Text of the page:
Background: To optimize neurosurgical resources, guidelines were developed at our institution, allowing the acute care surgeons to independently manage traumatic intracranial hemorrhage less than or equal to 4 mm. The aim of our study was to evaluate our established Brain Injury Guidelines (BIG 1 category) for managing patients with traumatic brain injury (TBI) without neurosurgical consultation.
Methods: We formulated the BIG based on a 4-year retrospective chart reviewof all TBI patients presenting at our Level 1 trauma center. We then prospectively implemented our BIG 1 category to identify TBI patients that were to be managed without neurosurgical consultation (No-NC). Propensity scoring matched patients with No-NC to a similar cohort of patients managed with NC before the implementation of our BIG in a 1:1 ratio for demographics, severity of injury, and type and size of intracranial hemorrhage. Primary outcome measure was need for neurosurgical intervention and 30-day readmission rates.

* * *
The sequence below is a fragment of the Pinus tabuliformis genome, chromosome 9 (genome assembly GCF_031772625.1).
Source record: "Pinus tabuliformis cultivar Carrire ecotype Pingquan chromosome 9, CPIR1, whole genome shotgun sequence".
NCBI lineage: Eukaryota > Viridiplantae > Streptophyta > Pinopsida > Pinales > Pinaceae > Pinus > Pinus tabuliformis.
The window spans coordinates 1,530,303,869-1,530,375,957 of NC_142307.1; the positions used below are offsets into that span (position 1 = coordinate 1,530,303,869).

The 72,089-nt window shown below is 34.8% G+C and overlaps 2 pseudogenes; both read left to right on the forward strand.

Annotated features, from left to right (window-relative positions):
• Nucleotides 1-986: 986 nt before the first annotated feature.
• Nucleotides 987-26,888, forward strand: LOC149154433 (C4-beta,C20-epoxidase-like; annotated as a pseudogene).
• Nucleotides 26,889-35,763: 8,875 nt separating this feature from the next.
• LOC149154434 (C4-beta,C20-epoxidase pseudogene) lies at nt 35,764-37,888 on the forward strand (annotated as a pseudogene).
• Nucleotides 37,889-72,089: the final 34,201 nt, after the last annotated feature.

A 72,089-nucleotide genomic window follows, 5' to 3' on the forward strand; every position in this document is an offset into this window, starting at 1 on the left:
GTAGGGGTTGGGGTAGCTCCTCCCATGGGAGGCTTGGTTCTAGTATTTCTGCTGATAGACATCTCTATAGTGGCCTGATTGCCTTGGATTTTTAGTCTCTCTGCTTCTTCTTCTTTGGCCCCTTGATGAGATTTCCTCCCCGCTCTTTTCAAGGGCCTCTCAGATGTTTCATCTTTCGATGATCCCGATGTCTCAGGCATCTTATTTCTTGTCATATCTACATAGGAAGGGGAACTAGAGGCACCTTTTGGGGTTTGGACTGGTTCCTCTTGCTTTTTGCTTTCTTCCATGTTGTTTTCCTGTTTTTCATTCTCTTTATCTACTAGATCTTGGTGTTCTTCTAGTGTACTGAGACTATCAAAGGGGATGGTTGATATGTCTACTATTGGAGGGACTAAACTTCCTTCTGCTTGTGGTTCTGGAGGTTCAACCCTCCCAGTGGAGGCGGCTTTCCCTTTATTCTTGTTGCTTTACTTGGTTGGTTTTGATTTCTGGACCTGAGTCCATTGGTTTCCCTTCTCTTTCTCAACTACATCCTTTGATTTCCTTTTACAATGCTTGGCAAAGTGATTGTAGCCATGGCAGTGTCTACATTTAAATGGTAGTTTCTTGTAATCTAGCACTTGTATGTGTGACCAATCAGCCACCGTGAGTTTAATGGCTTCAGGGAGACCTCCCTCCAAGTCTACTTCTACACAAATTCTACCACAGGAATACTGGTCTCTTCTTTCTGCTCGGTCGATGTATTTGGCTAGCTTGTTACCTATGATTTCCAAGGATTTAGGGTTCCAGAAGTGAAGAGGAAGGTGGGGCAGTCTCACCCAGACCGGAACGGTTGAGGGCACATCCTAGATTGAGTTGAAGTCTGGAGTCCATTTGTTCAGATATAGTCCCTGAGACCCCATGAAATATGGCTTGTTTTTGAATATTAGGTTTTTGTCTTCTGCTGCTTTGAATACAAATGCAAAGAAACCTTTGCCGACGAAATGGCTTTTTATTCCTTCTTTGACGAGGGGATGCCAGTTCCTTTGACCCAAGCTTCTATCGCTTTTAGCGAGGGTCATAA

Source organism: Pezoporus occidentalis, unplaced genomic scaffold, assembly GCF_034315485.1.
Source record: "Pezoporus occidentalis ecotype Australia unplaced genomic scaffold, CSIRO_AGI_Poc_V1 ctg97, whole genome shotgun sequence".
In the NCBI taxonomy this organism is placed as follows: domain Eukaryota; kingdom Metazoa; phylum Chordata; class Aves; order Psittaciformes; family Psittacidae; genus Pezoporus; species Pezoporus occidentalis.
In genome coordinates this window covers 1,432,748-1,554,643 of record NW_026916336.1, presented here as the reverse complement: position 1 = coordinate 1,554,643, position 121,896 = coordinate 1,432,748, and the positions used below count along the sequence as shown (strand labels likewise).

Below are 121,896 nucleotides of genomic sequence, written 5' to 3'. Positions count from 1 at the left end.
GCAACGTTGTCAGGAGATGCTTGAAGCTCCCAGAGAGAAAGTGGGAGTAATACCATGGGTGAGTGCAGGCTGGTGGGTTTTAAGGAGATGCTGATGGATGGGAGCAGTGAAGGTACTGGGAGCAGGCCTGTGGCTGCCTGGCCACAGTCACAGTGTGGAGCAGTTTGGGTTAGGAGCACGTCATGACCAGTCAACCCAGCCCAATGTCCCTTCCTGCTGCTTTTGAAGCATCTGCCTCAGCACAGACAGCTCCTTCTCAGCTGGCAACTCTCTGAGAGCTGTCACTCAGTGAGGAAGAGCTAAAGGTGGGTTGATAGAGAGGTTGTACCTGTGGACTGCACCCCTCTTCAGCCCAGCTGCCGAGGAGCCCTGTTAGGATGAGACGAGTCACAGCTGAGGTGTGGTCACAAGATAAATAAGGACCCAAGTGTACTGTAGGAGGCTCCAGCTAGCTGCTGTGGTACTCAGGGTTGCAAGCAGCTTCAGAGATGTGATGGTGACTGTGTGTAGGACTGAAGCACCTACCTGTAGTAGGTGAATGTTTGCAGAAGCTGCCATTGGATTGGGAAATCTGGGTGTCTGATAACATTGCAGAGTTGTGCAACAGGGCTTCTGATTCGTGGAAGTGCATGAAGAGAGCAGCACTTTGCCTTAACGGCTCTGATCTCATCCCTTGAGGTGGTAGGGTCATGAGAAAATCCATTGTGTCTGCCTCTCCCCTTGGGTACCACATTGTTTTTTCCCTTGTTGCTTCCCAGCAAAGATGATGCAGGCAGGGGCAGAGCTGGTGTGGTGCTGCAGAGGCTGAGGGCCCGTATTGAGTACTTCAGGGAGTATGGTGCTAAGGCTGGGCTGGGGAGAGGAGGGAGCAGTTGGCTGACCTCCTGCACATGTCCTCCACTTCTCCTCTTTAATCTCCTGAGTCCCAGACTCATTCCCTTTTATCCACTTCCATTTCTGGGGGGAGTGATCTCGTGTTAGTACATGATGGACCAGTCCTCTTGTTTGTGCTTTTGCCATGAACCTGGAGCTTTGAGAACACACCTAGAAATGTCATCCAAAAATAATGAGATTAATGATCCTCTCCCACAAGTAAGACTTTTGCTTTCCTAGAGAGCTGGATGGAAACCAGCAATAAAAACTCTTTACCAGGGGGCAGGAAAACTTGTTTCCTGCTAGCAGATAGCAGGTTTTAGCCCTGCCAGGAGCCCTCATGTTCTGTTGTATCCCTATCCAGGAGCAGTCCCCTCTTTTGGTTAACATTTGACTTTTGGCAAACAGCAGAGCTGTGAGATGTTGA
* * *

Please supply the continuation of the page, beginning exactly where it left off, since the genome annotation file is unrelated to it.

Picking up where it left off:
Results: A total of 254 TBI patients (127 of NC and 127 of No-NC patients) were included in the analysis. The mean (SD) age was 40.8 (22.7) years, 63.4% (n = 161) were male, median Glasgow Coma Scale (GCS) score was 15 (range, 13Y15), and median head Abbreviated Injury Scale (AIS) score was 2 (range, 2Y3). There was no neurosurgical intervention or 30-day readmission in both the groups. In the No-NC group, 3.9% of the patients had postdischarge emergency department visits compared with 4.7% of the NC group (p = 0.5). All patients were discharged home from the emergency department.
Conclusion: We validated our BIG and demonstrated that acute care surgeons can effectively care for minimally injured TBI patients with good outcomes.Anational multi-institutional prospective evaluation iswarranted.
- Acute care surgeons
- Brain injury guidelines
- Management of traumatic brain injury
- Neurosurgical consultation
- Neurosurgical intervention
ASJC Scopus subject areas
- Critical Care and Intensive Care Medicine